"You see what they do," Gee said of Dickey and Santana, "and you want to do the same thing."
Grabbing hold of the momentum that Dickey and Santana established over the first two games of the series, Gee steamrolled the first eight Orioles he faced on Wednesday, striking out four of them. After escaping a minor jam in the third inning, the right-hander then set down another 13 batters in a row.
It was not until Nick Johnson led off the eighth with a weak infield single that Gee finally caved, serving up a booming two-run homer to the next batter, Wilson Betemit. That snapped the Mets' scoreless streak at a season-high 29 consecutive innings dating back to Sunday, encompassing the strong work of Dickey, Santana and Gee -- not to mention an improving bullpen.
"It's tough to follow those guys," Gee said. "What they're doing is unbelievable."
"I don't want to take anything away from Gee tonight -- he was pretty good," Orioles manager Buck Showalter said. "It's a great park for defense and pitching and they did that well."
Not quite so strong Wednesday was the aforementioned relief corps, which escaped additional trouble in the eighth when Bobby Parnell retired Chris Davis on a fly ball to the warning track. Closer Frank Francisco then walked in a run in the ninth, before retiring Brian Roberts on a game-ending groundout.
For the third straight game, the Mets waited until the middle innings to score most of their runs, leaning on two-out RBI hits from Mike Nickeas, Scott Hairston and David Wright. After sputtering in the early innings, they managed to knock out Orioles starter Brian Matusz in the fifth.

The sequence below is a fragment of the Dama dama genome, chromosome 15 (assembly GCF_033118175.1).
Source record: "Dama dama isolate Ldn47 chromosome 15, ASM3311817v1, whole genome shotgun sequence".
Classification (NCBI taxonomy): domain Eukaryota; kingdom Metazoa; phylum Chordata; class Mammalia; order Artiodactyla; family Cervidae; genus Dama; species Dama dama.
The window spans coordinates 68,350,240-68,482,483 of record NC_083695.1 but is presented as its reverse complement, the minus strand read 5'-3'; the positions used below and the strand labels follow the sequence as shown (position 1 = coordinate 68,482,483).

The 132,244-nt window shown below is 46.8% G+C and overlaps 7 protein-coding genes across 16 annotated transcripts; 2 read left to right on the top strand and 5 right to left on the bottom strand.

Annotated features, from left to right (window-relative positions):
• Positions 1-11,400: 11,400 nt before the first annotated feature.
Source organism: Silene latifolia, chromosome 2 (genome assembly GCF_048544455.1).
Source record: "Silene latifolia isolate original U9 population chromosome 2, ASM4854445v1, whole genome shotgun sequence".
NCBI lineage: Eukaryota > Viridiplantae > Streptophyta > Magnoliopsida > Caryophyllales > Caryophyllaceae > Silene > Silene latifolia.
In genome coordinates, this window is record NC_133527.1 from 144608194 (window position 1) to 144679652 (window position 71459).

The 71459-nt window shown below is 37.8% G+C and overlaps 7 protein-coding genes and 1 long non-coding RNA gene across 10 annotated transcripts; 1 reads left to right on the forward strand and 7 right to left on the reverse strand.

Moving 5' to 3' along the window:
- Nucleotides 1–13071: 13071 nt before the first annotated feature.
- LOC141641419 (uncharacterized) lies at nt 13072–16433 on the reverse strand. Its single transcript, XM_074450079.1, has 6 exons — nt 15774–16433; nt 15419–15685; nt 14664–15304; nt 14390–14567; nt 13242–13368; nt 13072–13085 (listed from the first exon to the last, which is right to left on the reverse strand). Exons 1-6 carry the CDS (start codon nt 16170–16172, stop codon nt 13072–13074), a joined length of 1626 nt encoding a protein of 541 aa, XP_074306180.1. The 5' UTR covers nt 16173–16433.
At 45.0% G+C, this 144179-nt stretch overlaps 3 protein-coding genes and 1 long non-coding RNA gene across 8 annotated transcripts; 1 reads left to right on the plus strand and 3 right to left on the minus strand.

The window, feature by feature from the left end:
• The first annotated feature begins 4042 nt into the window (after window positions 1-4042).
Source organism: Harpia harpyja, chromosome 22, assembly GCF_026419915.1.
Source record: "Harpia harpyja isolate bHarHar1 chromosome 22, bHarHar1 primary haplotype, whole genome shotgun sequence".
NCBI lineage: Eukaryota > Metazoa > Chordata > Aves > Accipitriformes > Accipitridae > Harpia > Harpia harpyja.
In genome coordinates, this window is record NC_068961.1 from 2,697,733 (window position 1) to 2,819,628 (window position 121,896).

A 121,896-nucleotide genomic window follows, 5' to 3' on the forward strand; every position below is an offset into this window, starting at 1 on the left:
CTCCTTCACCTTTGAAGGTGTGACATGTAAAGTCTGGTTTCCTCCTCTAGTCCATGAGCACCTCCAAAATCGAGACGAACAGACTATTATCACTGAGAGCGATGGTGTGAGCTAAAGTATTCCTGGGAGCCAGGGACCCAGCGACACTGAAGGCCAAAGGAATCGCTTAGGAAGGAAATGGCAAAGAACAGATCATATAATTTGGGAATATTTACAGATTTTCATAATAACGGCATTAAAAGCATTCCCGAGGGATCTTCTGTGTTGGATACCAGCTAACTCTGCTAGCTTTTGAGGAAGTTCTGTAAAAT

And just like that, the Mets swept the Orioles in three games at Citi Field. After being swept by the Reds. After sweeping the Rays. After being swept by the Yankees. It has been an interesting, if not quite disturbing trend for the Mets, who have played brilliantly for brief stretches only to struggle during others.
Mostly, it has depended on their pitching.
"You can't just ride one guy," manager Terry Collins said. "Everybody's got to chip in."
Well aware of that as he prepared for Wednesday's start, Gee shadowed Young in the clubhouse this week, soaking up tips from the nine-year veteran. Much as Young does between his own outings, Gee scrawled out two full pages of notes on his opponent, underlining tendencies, strengths, weaknesses and strategies.
He then used that information to attack the Orioles, throwing first-pitch strikes to eight of the first nine batters he faced. Relying heavily on the fastball-changeup combo that made him a big leaguer, Gee struck out a career-high nine to keep the rotation rolling. And have they ever been rolling. Over their last 11 games, Mets starting pitchers have posted a 2.37 ERA, striking out 73 batters and walking 20 in 76 innings.
The staff's 3.49 season ERA now ranks third in the Majors behind the Nationals and Dodgers.
"It's something that gives us a goal to follow," Gee said, speaking again of Dickey and Santana.
Those numbers could easily inflate this weekend against the Yankees, who hit four homers Wednesday and boast one of the most potent offenses in baseball. The Mets were playing quite well, in fact, until they gave up 18 runs in three games against the Yankees last month in the Bronx.
To avoid a similar fate at Citi Field, they will need strong starts from Niese and Young before Dickey takes his turn again on Sunday. The back end of the rotation, in essence, will need to play the same game of follow the leader that Gee enjoyed on Wednesday.
"I like our rotation a lot," Collins said. "If they keep getting us this deep into games ... I think we're going to be in good shape."